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Authors: Amor Towles

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BOOK: The Lincoln Highway
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—But why is it cursed?

—Why is it cursed! Have you never heard the tale of Macbeth? The black-hearted Thane of Glamis? What? No? Well then, my boy, make some room, and I shall bring you into the fraternity!

Professor Applenathe’s
Compendium
was set aside. And as Billy got under the covers, I switched off the light—just as my father would have when he was about to tell a dark and grisly tale.

Naturally enough, I began on the fen with the three witches bubbling, bubbling, toil and troubling. I told the kid how, spurred by the
ambitions of the Missus, Macbeth honored the visit of his king with a dagger through the heart; and how this cold-blooded act of murder begot another, which in turn begot a third. I told him how Macbeth became tormented by ghostly visions, and his wife began sleepwalking the halls of Cawdor while wiping the specter of blood from her hands. Oh, I stuck the courage to the sticking place, all right!

And once the trees of Birnam Wood had climbed the hill of Dunsinane, and Macduff, that man of no woman born, had left the regicide slain upon the fields, I tucked Billy in with a wish of pleasant dreams. And as I retreated down the hall, I took a bow with a gentle flourish when I noted that young Billy had gotten out of bed to switch the light back on.

Sitting on the edge of Emmett’s bed, what struck me immediately about his room was all that wasn’t in it. While there was a chip in the plaster where a nail had once been lodged, there were no pictures hanging, no posters or pennants. There was no radio or record player. And while there was a curtain rod above the window, there were no curtains. If there had been a cross on the wall, it could well have been the cell of a monk.

I suppose he could have cleared it out right before going to Salina. Putting his childish ways behind him, and what have you, by dumping all his comic books and baseball cards in the trash. Maybe. But something told me this was the room of someone who had been preparing to walk out of his house with nothing but a kit bag for a long, long time.

The beams from Mr. Ransom’s headlights swept across the wall again, this time from left to right as the truck passed the house on its way to the road. After the screen door slammed, I heard Emmett turn off the lights in the kitchen, then the lights in the front room. When he climbed the stairs, I was waiting in the hall.

—Up and running? I asked.

—Thankfully.

He looked genuinely relieved, but a little worn out too.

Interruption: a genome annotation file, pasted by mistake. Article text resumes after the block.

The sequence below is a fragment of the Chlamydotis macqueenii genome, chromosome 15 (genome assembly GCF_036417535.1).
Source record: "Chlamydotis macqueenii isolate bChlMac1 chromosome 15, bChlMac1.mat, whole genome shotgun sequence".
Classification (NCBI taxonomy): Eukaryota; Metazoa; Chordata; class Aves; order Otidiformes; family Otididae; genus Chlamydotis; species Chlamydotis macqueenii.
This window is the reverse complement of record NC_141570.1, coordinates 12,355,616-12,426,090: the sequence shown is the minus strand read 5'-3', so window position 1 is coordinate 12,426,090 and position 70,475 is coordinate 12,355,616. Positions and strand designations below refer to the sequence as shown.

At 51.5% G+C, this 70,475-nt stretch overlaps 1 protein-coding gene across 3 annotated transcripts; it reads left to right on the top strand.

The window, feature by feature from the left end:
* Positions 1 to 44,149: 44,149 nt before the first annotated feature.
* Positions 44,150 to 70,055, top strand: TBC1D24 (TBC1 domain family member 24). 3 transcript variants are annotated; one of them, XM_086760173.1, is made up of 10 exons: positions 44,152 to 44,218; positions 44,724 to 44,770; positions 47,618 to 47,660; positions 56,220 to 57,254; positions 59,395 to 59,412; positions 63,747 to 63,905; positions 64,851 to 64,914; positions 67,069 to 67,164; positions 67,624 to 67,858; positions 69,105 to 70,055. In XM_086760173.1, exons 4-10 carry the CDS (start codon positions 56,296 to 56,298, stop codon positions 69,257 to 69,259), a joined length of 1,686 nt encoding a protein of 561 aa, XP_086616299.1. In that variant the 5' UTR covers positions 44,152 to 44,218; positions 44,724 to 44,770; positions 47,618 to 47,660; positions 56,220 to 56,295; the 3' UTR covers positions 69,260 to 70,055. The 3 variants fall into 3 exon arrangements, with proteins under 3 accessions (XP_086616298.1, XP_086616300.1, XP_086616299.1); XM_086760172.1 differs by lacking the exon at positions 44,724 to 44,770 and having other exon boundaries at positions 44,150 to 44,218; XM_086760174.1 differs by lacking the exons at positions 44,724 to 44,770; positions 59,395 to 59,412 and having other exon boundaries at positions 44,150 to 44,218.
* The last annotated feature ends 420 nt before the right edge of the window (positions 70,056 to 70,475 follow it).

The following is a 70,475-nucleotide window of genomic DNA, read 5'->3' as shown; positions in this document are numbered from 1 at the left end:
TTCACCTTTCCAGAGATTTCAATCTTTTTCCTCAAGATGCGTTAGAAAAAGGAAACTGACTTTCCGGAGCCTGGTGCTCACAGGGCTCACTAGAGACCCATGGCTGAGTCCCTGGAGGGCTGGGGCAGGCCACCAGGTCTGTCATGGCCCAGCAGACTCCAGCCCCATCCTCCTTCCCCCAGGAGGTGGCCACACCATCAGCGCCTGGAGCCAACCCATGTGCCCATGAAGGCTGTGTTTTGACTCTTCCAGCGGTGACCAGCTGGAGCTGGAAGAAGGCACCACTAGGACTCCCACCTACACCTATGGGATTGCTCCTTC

—I feel terrible putting you out of your room. Why don’t you take your bed and I’ll sleep downstairs on the couch. It may be a little short, but it’s bound to be more comfortable than the mattresses at Salina.

In saying this, I didn’t expect Emmett to take me up on the offer. He wasn’t the type. But I could tell he appreciated the gesture. He gave me a smile and even put a hand on my shoulder.

—That’s all right, Duchess. You stay put and I’ll join Billy. I think we could all use a good night’s sleep.

Emmett continued down the hall a few steps, then stopped and turned back.

—You and Woolly should switch out of those clothes. He can find something in my father’s closet. They were about the same size. I’ve already packed things for Billy and me, so you can take what you want from mine. There’s also a pair of old book bags in there that you two can use.

—Thanks, Emmett.

As he continued down the hall, I went back into his room. From behind the closed door, I could hear him washing up, then going to join his brother.

Lying down on his bed, I stared at the ceiling. Over my head were no model airplanes. All I had was a crack in the plaster that turned a lazy curve around the ceiling lamp. But at the end of a long day, maybe a crack in the plaster is all you need to trigger fanciful thoughts. Because the way that little imperfection curved around the fixture was suddenly very reminiscent of how the Platte River bends around Omaha.

Oh, Omaha, I remember thee well.

It was in August of 1944, just six months after my eighth birthday.

That summer, my father was part of a traveling revue claiming to
raise money for the war effort. Though the show was billed as
The Greats of Vaudeville
, it might just as well have been called
The Cavalcade of Has-Beens
. It opened with a junkie juggler who’d get the shakes in the second half of his act, followed by an eighty-year-old comedian who could never remember which jokes he had already told. My father’s bit was to perform a medley of Shakespeare’s greatest monologues—or, as he put it:
A lifetime supply of wisdom in twenty-two minutes
. Wearing the beard of a Bolshevik and a dagger in his belt, he would lift his gaze slowly from the footlights in search of that realm of sublime ideas located somewhere in the upper right-hand corner of the balcony, and thence wouldst commence:
But soft, what light through yonder window breaks . . .
and
Once more unto the breach, dear friends . . .
and
O reason not the need! . . .

From Romeo to Henry to Lear. A tailor-made progression from the moonstruck youth, to the nascent hero, to the doddering old fool.

As I recall, that tour began at the Majestic Theatre in glamorous Trenton, New Jersey. From there, we headed west, hitting all the bright lights of the interior from Pittsburgh to Peoria.